NINE JUNE BUTTERFLIES
There is a change in the butterfly fauna in June. The few earlier starter species that overwintered as adults or others that rushed their caterpillar development to get airborne as quickly as possible in spring have peaked. Now the true summer species sta
Callophrys rubi Britain’s only green butterfly perches, wings closed, on prominent bushes. Warm valleys, sandy heathland and brownfields are its favoured haunts. Its wide range of food plants include gorse, rockrose and bramble.
Lycaena phlaeas Bright and lively, this is always on the move, its orange catching the sun and glinting like burnished gold. Even when feeding at a flower it keeps shifting its body. The male and female crash into the grass to mate.
Limenitis camilla This is a scarce denizen of dappled woodland rides, where its caterpillars eat honeysuckle leaves. Hectic in flight – revealing an orange underside – it has headlong bursts of speed interspersed with gliding swoops.
Vanessa atalanta White and red insignia against black velvet make this one of our most beautiful and distinctive insects. A strong, fast flier, it’s also happy to sit and sip nectar leisurely from a thistle or buddleia flower.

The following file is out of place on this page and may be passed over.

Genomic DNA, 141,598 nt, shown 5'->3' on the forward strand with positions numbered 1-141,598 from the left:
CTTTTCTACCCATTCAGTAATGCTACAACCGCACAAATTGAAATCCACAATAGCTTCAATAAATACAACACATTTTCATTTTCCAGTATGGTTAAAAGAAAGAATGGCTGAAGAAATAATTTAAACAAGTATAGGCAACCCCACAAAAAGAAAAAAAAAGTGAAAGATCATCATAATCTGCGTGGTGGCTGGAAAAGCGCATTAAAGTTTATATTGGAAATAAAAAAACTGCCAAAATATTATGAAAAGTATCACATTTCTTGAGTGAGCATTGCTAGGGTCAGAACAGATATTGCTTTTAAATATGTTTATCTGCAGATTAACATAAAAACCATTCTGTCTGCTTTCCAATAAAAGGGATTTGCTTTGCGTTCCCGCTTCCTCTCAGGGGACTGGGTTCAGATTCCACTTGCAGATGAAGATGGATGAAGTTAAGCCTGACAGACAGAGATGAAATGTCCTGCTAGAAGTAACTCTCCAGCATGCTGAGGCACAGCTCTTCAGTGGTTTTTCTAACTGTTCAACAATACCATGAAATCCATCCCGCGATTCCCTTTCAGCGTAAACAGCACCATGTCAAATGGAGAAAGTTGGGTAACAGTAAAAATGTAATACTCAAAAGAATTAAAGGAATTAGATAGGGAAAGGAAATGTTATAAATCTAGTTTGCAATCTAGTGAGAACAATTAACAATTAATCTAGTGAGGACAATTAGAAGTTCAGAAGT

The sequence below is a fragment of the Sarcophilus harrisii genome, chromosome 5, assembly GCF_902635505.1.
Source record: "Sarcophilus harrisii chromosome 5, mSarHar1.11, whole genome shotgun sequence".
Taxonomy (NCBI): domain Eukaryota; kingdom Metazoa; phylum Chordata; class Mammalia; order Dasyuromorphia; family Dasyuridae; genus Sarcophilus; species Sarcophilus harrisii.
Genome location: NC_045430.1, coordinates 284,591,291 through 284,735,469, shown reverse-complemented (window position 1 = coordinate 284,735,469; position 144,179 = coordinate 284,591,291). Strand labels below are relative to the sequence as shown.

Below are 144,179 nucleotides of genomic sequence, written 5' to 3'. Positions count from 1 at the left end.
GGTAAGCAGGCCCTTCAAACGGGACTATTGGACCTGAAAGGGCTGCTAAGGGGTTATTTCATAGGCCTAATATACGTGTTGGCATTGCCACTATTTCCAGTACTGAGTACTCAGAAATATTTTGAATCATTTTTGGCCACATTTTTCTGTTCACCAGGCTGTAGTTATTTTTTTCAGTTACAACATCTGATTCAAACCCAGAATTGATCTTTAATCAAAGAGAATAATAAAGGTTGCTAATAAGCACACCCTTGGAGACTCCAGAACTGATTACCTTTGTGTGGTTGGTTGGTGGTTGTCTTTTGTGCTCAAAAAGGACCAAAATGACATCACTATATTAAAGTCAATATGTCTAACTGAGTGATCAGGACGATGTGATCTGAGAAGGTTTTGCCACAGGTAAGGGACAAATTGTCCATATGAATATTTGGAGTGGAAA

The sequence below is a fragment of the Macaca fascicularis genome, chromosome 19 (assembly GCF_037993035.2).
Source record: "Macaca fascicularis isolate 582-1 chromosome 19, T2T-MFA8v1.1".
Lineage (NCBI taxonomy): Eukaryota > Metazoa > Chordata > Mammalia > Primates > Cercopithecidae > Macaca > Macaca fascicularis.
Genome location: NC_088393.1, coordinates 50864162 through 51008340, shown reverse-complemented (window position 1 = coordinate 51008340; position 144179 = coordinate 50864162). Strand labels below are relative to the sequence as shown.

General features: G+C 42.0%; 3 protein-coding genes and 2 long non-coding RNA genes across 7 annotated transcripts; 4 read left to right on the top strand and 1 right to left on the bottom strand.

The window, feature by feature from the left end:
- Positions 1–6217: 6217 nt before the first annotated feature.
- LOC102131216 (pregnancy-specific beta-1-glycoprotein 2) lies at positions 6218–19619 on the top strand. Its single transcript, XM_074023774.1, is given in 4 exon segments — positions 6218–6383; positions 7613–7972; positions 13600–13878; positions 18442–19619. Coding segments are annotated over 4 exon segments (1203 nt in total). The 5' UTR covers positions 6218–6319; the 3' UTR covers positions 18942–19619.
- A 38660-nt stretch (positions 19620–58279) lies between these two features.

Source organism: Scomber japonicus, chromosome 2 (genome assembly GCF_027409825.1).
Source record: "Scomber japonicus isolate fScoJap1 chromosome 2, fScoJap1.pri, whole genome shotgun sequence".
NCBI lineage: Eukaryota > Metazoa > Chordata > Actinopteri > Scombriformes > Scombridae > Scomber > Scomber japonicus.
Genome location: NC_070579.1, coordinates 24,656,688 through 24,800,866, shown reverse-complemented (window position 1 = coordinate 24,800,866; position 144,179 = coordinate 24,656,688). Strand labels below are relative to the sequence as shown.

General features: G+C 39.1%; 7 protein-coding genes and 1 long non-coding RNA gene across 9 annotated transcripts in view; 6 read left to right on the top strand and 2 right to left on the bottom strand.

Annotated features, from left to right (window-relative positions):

DARK GREEN FRITILLARY
Argynnis aglaja Its bright chequered black and orange upper side contrasts with its soft green underwings, spotted with shimmering pools of bright silver scales. It is a powerful flier over dunes and rough grassland.
Melanargia galathea Found on southern English chalk downs and limestone hills. Its white, blonde or cream marbling varies from narrow tracery to deep blotches. Its favourite nectar plants include knapweeds and scabious.
Maniola jurtina Common across all types of rough grassland. Females are generally paler with large orange blotch on upper wings, males are an almost uniform dark brown. It rests with wings folded together, front pair tucked down behind back.
Aphantopus hyperanthus This regular of damp grasslands, scrub, woodland edges and hedgerows has a slow, lugubrious flight. The normally eight pale rings on the underside vary in number, shape, size and brightness.
Coenonympha pamphilus Despite its orange upperside, the delicate small heath is almost invisible when it folds its wings in long grass. An erratic low bobbing flight distinguishes it from similar orange skippers. It’s often found in small numbers.